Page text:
Since arriving at Case Western Reserve University, I’ve been interested in neuroscience. However, unlike many of its peer institutions, CWRU lacks an undergraduate neuroscience major, leaving myself and others wishing to study neuroscience in a bit of a pickle.
Most of us choose to split our time between the cognitive science and biology departments, and if they are feeling particularly interested, they major in both, as I have done. Since fall 2015, I’ve heard rumblings about a campus appetite for a neuroscience major. It’s been discussed by the biology department a few times, and several faculty members have expressed interest in it.
Back in October 2018, the Provost’s survey for the Strategic Planning Process found that neuroscience was one of the two most commonly requested new majors. Recently, I heard from some professors that a faculty committee with several members of the College of Arts and Sciences’ biology department and the School of Medicine’s neurosciences department has been formed to finally shape out an undergraduate neuroscience major. All of these developments overlook a bigger question: does CWRU need a neuroscience major?
I feel particularly interested in this question because I am currently interviewing for Ph.D. programs in neuroscience. Obviously, I will never get to pursue this major, as I graduate this May. Meanwhile, I don’t know what I would have done if a neuroscience major had been available to me from the day I arrived at CWRU. I know the choices I made were limited by the options I had.
I can say that as someone who plans to go to graduate school for neuroscience and to pursue neuroscience research for many years to come, I have not felt underprepared simply because my major was not called “neuroscience.” I took every course on the brain that I could, ranging from courses on neurobiology, cognitive science, psychology and the philosophy of the mind. From this curriculum I learned a vast array of perspectives to modern neuroscience. I have been able to work in a lab at the medical school that focuses on neurophysiology for over two years, and was blessed with the opportunity to present my research at the Society for Neuroscience annual conference in San Diego last year.
During my interviews for graduate school, faculty were far more interested in the work I’ve done and the courses I’ve taken, the skills I’ve learned and the perspective I bring, than what my major was. Most of the prospective candidates I’ve met at these interviews were in the same position as me.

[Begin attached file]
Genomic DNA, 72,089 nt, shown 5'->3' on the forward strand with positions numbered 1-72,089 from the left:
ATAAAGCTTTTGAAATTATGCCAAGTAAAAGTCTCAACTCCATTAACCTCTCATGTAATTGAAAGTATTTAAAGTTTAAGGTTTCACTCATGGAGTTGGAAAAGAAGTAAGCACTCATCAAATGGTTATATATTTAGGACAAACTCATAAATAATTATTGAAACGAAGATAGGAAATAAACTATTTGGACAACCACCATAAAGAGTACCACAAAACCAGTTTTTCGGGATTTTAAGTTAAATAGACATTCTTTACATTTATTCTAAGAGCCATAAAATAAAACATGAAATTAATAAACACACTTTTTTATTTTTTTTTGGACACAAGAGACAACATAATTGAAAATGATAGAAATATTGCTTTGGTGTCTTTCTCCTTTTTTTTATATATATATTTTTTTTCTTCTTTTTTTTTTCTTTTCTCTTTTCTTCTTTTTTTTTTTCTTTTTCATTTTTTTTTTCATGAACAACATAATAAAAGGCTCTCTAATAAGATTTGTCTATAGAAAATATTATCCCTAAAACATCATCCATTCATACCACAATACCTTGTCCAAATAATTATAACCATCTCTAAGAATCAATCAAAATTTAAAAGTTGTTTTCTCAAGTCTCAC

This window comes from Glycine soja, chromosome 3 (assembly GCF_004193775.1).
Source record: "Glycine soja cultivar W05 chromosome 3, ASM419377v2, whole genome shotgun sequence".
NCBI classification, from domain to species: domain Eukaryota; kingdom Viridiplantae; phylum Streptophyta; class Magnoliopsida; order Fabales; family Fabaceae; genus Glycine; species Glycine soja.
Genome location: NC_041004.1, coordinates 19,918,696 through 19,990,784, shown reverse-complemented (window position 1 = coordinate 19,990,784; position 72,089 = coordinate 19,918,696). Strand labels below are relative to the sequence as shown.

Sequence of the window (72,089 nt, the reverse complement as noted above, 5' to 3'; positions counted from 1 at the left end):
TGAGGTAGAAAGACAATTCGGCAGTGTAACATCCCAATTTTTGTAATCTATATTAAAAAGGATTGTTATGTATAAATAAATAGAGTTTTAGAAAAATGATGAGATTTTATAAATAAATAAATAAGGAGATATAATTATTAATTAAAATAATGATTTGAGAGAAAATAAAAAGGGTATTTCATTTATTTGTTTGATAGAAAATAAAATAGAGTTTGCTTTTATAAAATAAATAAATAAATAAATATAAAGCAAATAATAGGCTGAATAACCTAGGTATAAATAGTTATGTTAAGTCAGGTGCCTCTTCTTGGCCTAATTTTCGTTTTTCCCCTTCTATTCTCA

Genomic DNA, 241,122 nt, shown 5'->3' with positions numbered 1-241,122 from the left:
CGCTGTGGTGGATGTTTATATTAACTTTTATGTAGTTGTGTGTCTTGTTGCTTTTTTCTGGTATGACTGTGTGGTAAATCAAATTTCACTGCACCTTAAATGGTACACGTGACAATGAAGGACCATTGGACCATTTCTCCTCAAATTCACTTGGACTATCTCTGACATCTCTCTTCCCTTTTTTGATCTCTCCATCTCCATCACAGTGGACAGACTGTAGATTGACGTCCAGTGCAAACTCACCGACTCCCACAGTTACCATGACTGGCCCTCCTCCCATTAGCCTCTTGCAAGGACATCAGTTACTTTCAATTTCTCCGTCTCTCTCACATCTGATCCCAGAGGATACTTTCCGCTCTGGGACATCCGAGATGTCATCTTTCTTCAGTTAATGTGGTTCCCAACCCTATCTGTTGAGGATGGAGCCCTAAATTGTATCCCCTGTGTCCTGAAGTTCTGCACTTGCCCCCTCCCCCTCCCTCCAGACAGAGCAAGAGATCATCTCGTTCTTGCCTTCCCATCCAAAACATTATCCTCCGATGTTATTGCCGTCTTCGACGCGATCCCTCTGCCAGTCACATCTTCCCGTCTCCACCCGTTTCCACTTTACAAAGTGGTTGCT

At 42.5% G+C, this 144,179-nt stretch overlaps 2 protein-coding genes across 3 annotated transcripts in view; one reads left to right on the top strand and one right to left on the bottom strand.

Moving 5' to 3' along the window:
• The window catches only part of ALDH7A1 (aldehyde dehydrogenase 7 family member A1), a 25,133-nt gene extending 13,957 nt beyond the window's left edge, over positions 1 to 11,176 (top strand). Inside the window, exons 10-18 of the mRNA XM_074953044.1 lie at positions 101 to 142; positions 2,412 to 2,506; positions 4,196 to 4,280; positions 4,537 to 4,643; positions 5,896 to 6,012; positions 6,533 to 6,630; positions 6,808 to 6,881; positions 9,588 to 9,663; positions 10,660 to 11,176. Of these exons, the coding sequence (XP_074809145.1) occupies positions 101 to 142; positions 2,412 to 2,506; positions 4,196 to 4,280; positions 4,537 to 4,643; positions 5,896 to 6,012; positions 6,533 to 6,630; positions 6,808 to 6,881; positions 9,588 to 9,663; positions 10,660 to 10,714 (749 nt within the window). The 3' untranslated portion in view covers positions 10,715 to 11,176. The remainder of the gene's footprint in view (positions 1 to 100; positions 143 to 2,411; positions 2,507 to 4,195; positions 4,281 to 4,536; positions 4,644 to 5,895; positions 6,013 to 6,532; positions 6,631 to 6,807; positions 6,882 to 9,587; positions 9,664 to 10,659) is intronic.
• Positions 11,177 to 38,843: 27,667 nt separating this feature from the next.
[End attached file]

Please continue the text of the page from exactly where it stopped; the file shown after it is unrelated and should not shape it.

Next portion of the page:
However, a neuroscience major could still bring benefits. Between the biology and cognitive science departments, we only cover some of the many aspects of neuroscience. Fields like neurophysiology, neurodegenerative diseases and behavioral and social neuroscience lack representation at an undergraduate level. A neuroscience major could possibly result in new classes for undergraduates created in conjunction between the biology and neurosciences departments. With a specific major advisor and program director, students looking to pursue neuroscience would have more resources to approach the complicated field.
I’ve also been told that this new major would seek to develop and require the same sort of breadth of perspectives that I had to intentionally seek out during my time here. And of course, it is fully possible that more prospective high schoolers would consider CWRU if it had a dedicated neuroscience undergraduate program.
I’m of two minds on this. I see its values, and I understand why the university is considering developing this major. Yet, I worry it has the potential to pigeonhole students from a very early point in their undergraduate academic career and could restrict their ability to do what our university motto promises, to “think beyond the possible.” I personally would recommend that neuroscience be offered as a concentration or track within the biology major, similar to the biomedical engineering program.
Ultimately, I have no skin in this game because I will graduate long before this major might be adopted. For my younger peers here at CWRU who could potentially pursue this major, do not allow this to close doors you haven’t even approached yet. I very strongly believe that your undergraduate career should be an opportunity for you to approach previously unconsidered subjects and to develop both your intellect and your humanity.
You are not defined by your major.
Viral Mistry is a fourth-year biology and cognitive science double major who is also minoring in chemistry, history and philosophy. He wears many figurative hats around campus, but if you ever see him, you can guarantee he’d rather be in bed reading a good book.